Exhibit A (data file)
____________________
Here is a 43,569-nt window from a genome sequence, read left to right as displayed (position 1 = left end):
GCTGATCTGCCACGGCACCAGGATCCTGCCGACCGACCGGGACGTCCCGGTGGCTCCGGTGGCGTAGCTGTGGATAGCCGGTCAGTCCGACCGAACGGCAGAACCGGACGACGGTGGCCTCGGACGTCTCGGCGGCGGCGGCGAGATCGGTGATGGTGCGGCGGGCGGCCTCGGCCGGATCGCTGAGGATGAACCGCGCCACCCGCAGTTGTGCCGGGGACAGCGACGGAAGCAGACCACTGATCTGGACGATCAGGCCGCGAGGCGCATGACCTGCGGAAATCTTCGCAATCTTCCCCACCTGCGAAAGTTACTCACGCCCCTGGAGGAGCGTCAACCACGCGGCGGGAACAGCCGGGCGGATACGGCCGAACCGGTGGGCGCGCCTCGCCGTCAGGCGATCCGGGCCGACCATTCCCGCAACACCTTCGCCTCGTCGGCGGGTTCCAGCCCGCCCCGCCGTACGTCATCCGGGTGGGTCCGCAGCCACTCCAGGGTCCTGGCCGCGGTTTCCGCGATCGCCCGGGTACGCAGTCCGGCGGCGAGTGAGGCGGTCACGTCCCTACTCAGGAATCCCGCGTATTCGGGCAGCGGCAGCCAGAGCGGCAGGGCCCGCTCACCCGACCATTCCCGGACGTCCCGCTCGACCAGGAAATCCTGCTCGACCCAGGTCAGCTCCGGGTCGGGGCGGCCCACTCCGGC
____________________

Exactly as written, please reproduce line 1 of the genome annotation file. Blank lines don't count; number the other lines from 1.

Here is a 43,569-nt window from a genome sequence, read left to right as displayed (position 1 = left end):